Gail Huff Brown is a veteran news broadcaster who ran in New Hampshire’s First Congressional District GOP primary last year. She’s also the wife of former U.S. Sen. Scott Brown.

“I don’t know yet why Tucker Carlson was fired, but I have to admit it was a surprise since he’s a big fish in the Fox pond,” Huff Brown told NHJournal. “I do not think it will have a negative impact on Trump’s popularity in New Hampshire because Tucker will find a way to get his opinions out to his fan base via social media.

“Without Fox management having a say in Carlson’s opinions, he may be able to help Trump even more,” she added.

Radio talk host Jack Heath is a fixture in New Hampshire political media and a former news director at WMUR-TV. “I’m not sure Tucker Carlson’s absence on FOX will have a big impact, if any, on 2024 and the presidential race,” Heath said. “I think FOX has lost some overall punch as a news organization and viewership for a bunch of reasons which go beyond one host’s nightly show. But they are not alone. CNN seems lost these days, and I’m sure their numbers show it. People are tuning out to TV news across the country.”

On the stock market, Fox Corporation stocks fell three percent Monday, a sign of Carlson’s value to advertisers. But Granite State political strategist Perikilis Karoutas says he doesn’t expect a major shift in how GOP primary voters get their news, particularly here in New Hampshire.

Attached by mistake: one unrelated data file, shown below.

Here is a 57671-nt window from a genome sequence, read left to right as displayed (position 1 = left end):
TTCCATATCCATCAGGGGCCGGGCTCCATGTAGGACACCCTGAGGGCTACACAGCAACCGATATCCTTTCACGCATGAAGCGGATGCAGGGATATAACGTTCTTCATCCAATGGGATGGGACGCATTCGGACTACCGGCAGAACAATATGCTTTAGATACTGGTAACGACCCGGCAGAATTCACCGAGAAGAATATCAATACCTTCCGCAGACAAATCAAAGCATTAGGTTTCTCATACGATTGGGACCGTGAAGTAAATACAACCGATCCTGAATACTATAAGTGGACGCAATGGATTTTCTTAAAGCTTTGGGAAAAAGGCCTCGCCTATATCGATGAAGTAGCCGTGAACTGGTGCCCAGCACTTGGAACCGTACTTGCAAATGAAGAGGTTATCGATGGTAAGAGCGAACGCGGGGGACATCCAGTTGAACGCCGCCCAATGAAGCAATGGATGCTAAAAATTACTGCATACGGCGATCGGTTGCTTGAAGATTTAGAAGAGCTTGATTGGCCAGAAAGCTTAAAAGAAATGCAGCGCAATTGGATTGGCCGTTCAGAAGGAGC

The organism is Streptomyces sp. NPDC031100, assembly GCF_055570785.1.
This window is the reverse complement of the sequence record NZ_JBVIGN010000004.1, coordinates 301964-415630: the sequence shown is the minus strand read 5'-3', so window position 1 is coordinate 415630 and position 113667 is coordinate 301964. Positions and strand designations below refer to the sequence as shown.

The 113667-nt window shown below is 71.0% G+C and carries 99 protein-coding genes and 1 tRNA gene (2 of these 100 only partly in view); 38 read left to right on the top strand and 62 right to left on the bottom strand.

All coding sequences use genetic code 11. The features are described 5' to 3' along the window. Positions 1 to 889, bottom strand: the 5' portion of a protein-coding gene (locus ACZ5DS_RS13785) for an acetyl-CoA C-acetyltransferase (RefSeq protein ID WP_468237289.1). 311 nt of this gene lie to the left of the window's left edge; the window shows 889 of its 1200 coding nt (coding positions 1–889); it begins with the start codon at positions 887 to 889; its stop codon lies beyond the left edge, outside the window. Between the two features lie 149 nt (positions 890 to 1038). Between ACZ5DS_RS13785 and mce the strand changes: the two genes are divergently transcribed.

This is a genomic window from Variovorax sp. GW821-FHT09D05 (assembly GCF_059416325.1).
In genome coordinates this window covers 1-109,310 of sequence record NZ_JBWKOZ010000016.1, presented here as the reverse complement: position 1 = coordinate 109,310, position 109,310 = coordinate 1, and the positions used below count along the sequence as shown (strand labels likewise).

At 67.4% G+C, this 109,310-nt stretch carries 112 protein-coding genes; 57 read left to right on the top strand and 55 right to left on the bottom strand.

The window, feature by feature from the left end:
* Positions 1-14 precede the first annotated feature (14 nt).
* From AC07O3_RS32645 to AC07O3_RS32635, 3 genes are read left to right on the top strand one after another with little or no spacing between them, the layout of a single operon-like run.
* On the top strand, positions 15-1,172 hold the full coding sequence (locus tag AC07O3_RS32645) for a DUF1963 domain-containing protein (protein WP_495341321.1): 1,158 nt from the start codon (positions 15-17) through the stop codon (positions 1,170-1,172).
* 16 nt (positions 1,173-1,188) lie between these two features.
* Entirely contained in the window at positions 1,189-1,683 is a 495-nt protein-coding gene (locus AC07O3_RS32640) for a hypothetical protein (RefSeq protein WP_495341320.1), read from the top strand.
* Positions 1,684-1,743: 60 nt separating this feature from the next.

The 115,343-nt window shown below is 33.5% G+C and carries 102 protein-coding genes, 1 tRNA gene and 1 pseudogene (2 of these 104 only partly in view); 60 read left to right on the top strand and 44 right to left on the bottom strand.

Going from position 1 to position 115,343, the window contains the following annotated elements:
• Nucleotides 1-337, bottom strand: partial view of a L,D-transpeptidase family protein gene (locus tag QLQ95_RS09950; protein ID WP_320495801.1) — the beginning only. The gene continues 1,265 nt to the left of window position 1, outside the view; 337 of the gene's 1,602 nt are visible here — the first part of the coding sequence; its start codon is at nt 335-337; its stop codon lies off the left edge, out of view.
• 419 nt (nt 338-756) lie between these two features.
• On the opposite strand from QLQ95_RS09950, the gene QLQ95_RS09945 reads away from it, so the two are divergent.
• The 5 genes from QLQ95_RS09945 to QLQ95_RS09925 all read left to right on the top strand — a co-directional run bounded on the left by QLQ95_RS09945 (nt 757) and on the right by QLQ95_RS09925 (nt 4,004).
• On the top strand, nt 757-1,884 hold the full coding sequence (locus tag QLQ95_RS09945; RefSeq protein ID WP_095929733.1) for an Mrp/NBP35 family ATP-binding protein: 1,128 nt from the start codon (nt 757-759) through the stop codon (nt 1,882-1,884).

“We have a larger share of older voters than most states, and it’s hard to change people’s behavior. People who watch Fox News every night after dinner aren’t going to stop because Tucker’s not there. It’s their habit,” Karoutas said.

Which is why, says veteran NHGOP consultant David Carney, the impact of Tucker’s departure “will depend on how they replace him. Yes, cable news is still huge with primary voters. Those other formats — social media, podcasts, Substack — are really one way and don’t have the visual impact of TV.”

And with or without Fox News, Carney said, “Tucker Carlson will still be loud and proud.”

Counterpoint: The War on Woke Is a Scam on Middle America

For an alternate viewpoint, see: Point: To Be Woke Is to Be MAGA

Buckle up, team: I’m a White man from the Midwest with a story to tell about wokeness.